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Architecture & design


Pioneer of the radio art talk: Sir Nikolaus Pevsner

— September 2014

Article read level: Art lover

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Cover of the North Riding volume of Pevsner's 'Buildings of England' series

Pevsner was a major, if controversial, influence on post-war British architecture. A new book collates his many radio talks

Pevsner: The Complete Broadcast Talks: Architecture and Art on Radio and Television, 1945–1977 edited by Stephen Games

Sir Nikolaus Pevsner (1902–1983), the historian of art and architecture, gave many talks on the BBC from the end of the Second World War until September 1977. A German Jew, Pevsner had left Germany for Britain in 1933 when the rise of Hitler was making it difficult to find work. He later took British citizenship. Following a short-term research post at Birmingham University, he worked for a time as a buyer for a furniture shop. He was critical of British design and continued to write, and in 1936 perhaps his most famous single book, Pioneers of the Modern Movement: from William Morris to Walter Gropius was published (later republished as Pioneers of Modern Design). Writing, editing and lecturing became his career.

Pevsner was prolific, writing 32 of the 42 books in the ‘Buildings of England’ series himself and collaborating with other authors on the rest. His talks for the BBC included the Reith Lectures in 1955, in which his subject was ‘The Englishness of English Art’. He covered a wide range of art and architecture in his many other radio talks. In general, Stephen Games has used typescripts which remained at the BBC, and includes amendments and alterations made by Pevsner in such a way that the reader can follow how these came about and what was finally broadcast.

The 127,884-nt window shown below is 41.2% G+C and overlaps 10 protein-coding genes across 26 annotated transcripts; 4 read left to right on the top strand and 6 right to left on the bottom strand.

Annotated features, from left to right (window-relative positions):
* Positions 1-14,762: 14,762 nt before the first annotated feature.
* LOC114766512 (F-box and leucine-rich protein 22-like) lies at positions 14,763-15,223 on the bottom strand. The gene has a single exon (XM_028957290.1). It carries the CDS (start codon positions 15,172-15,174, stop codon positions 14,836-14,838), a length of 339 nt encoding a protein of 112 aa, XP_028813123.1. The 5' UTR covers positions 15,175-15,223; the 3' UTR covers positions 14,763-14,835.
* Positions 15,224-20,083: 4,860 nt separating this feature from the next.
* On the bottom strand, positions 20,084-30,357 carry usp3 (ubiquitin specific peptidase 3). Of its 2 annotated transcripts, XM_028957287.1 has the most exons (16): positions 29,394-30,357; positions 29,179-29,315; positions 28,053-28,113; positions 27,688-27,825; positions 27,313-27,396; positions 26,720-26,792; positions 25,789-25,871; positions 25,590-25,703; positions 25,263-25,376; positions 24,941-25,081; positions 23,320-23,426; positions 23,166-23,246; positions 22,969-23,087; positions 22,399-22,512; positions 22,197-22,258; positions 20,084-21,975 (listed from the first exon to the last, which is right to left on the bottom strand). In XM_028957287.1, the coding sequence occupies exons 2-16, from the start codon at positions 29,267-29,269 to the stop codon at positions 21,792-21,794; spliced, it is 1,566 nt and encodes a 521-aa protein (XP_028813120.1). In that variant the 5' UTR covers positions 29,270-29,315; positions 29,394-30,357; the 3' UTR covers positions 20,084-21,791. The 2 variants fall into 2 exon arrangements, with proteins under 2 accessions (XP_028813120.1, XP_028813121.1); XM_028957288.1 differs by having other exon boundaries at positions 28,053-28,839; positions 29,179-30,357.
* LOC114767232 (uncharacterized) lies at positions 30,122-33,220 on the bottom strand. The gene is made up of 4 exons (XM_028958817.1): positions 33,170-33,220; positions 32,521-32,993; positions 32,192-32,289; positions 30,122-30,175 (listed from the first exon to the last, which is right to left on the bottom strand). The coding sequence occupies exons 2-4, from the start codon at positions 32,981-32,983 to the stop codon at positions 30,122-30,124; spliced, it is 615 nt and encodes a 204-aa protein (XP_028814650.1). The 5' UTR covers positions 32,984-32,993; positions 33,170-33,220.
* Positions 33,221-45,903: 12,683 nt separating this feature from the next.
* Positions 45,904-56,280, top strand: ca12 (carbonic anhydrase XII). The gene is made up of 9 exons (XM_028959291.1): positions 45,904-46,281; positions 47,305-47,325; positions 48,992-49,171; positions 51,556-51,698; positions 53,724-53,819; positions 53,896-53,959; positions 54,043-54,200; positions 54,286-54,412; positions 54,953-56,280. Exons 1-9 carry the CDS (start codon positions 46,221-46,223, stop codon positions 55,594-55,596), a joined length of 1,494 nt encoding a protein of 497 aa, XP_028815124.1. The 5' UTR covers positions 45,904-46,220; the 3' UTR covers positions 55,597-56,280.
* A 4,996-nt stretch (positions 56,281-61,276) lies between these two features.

Pevsner’s Reith Lectures can still be heard via the BBC’s own website, but many of these talks are much less familiar and Games has done a great service in collating them in this volume.  Anyone wanting to follow up the content of a BBC talk given by Pevsner will find it here if it is still extant, from ‘Bavarian Rococo’ (Third Programme, 1954) to ‘The Dukeries’ (Third Programme, 1948), from ‘Ernst Barlach’ (exhibition review, Third Programme, 1961) to ‘Charles Rennie Mackintosh’ (Scottish Home Service, 1968). There is his review of a book on The Renaissance of the English Public House on the programme The Critics, and an appeal on The Week’s Good Cause on behalf of the Historic Churches Preservation Trust. 

Also included are broadcasts in German put out by the BBC and by RIAS (Radio in the American Sector) Berlin, such as ‘New Trends in Architecture’ (Third Programme, 1957), although the texts for a number of these German-language talks are unfortunately missing.  It is, however, helpful that Games included such information as remains about the known broadcasts that are now  missing, as well as including a few scripts that were never broadcast, such as one rejected in 1961 on ‘The Medieval Mason’.

Games provides extensive introductory material for each script as well as to the whole collection, which addresses the controversial aspects of Pevsner’s career in great detail. Without wishing at all to detract from Games’ significant and much valued achievement as editor of the material in this present volume, there is a case for suggesting that this more discursive aspect of what is a substantial book might better have formed the contents of a separate publication.

Pevsner: The Complete Broadcast Talks: Architecture and Art on Radio and Television, 1945–1977 edited by Stephen Games is published by Ashgate 2014. 578 pp. £90.00. ISBN 978-1-4094-6197-5


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